Rolling sod insures that the sod is in good contact with the soil below. When Lavery’s installs sod, we roll the sod after a large area is installed and just before the customer starts watering the sod. We use a mechanized roller that an operator walks behind. A manual roller is fine too (early versions are basically a water-drum attached to a handle that you push through the yard). Rolling helps smooth seams between sod pieces and remove air pockets between the sod and soil. If you have created a smooth final grade and do not have access to a roller, the success of your installation should not be compromised because you can’t roll it. If you have a rough final grade and no access to a roller, there is a higher chance that the sod pieces may not be in full contact with the soil and the roots may not take hold in those areas. Sod that has been stapled on inclines/steeper slopes is not normally rolled, largely because the effort that has been involved in installing and stapling the sod to the hillside, and also because it can be unsafe for the roller operator.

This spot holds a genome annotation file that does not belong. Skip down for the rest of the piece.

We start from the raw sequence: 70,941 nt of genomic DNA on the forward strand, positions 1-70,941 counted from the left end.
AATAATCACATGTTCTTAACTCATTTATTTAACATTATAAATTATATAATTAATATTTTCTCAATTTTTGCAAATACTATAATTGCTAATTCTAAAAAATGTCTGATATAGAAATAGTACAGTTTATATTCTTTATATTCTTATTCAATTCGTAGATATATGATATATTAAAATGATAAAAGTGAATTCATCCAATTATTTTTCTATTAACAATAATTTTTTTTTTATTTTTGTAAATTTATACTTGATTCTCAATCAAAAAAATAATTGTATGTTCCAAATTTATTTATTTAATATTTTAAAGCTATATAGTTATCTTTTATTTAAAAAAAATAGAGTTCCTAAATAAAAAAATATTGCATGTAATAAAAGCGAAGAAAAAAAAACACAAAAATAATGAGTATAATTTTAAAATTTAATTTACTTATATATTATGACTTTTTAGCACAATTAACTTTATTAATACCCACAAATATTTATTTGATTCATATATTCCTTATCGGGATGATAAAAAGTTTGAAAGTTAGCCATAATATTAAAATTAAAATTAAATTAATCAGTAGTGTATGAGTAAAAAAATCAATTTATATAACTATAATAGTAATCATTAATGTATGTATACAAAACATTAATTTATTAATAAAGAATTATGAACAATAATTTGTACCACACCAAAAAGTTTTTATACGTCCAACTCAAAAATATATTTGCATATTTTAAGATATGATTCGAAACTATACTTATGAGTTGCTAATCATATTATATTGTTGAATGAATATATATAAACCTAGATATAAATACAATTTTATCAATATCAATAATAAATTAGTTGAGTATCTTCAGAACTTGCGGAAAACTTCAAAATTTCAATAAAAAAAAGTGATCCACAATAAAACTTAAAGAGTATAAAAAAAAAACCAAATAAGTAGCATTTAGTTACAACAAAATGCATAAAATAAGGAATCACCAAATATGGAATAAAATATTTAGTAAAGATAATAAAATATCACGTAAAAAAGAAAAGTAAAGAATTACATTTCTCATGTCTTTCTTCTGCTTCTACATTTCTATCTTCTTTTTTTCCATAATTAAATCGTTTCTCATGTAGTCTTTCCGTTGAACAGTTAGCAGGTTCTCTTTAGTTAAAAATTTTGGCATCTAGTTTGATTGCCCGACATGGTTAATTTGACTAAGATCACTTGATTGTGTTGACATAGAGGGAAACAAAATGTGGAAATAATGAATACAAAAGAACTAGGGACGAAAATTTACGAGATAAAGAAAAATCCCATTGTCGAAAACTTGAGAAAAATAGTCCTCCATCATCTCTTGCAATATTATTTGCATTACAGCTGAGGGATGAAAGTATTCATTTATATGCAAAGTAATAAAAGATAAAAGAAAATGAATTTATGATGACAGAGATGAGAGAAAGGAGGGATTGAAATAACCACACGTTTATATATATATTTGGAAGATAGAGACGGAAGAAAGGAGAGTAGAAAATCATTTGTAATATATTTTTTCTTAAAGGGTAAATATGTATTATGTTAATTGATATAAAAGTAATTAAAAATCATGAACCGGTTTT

All sod installations should be watered immediately upon completion. The only exception to this rule occurs in winter-time installations. Winter installations have more flexibility for two reasons, 1) the sod is not under heat stress in the winter, and 2) winter-time TYPICALLY means precipitation! Winter sod installations should be watered if no precipitation happens within a few days of installation. Winter sod installations will involve less watering as moisture lasts longer in the cool times of year. See Irrigation section for more tips on watering.